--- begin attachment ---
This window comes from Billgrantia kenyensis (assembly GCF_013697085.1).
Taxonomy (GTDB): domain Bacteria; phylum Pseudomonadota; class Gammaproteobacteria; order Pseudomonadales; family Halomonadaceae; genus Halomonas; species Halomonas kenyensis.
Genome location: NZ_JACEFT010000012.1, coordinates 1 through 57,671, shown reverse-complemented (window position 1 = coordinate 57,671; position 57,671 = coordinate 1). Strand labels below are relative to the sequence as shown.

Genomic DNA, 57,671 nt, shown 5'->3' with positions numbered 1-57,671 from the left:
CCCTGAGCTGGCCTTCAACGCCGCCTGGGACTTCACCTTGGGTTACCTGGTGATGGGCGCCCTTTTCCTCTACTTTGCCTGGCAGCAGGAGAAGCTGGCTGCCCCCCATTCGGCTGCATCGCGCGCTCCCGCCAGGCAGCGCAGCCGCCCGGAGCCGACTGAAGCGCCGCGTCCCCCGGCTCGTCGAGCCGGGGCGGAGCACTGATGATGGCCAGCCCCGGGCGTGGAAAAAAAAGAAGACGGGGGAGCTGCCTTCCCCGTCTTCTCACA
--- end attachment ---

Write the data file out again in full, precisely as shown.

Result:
This window comes from Billgrantia kenyensis (assembly GCF_013697085.1).
Taxonomy (GTDB): domain Bacteria; phylum Pseudomonadota; class Gammaproteobacteria; order Pseudomonadales; family Halomonadaceae; genus Halomonas; species Halomonas kenyensis.
Genome location: NZ_JACEFT010000012.1, coordinates 1 through 57,671, shown reverse-complemented (window position 1 = coordinate 57,671; position 57,671 = coordinate 1). Strand labels below are relative to the sequence as shown.

Genomic DNA, 57,671 nt, shown 5'->3' with positions numbered 1-57,671 from the left:
CCCTGAGCTGGCCTTCAACGCCGCCTGGGACTTCACCTTGGGTTACCTGGTGATGGGCGCCCTTTTCCTCTACTTTGCCTGGCAGCAGGAGAAGCTGGCTGCCCCCCATTCGGCTGCATCGCGCGCTCCCGCCAGGCAGCGCAGCCGCCCGGAGCCGACTGAAGCGCCGCGTCCCCCGGCTCGTCGAGCCGGGGCGGAGCACTGATGATGGCCAGCCCCGGGCGTGGAAAAAAAAGAAGACGGGGGAGCTGCCTTCCCCGTCTTCTCACA